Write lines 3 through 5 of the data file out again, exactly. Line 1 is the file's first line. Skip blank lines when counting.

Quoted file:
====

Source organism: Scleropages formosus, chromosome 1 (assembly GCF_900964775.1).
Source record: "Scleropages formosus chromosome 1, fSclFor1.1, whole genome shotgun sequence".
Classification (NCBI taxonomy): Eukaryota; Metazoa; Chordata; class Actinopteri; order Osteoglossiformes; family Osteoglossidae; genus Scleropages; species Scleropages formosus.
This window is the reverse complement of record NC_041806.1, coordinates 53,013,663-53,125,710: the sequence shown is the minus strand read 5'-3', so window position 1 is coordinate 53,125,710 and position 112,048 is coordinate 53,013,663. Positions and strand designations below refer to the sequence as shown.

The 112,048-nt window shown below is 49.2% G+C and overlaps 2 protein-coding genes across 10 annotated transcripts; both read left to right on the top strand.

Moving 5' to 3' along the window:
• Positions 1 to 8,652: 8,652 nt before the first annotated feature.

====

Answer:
Classification (NCBI taxonomy): Eukaryota; Metazoa; Chordata; class Actinopteri; order Osteoglossiformes; family Osteoglossidae; genus Scleropages; species Scleropages formosus.
This window is the reverse complement of record NC_041806.1, coordinates 53,013,663-53,125,710: the sequence shown is the minus strand read 5'-3', so window position 1 is coordinate 53,125,710 and position 112,048 is coordinate 53,013,663. Positions and strand designations below refer to the sequence as shown.

The 112,048-nt window shown below is 49.2% G+C and overlaps 2 protein-coding genes across 10 annotated transcripts; both read left to right on the top strand.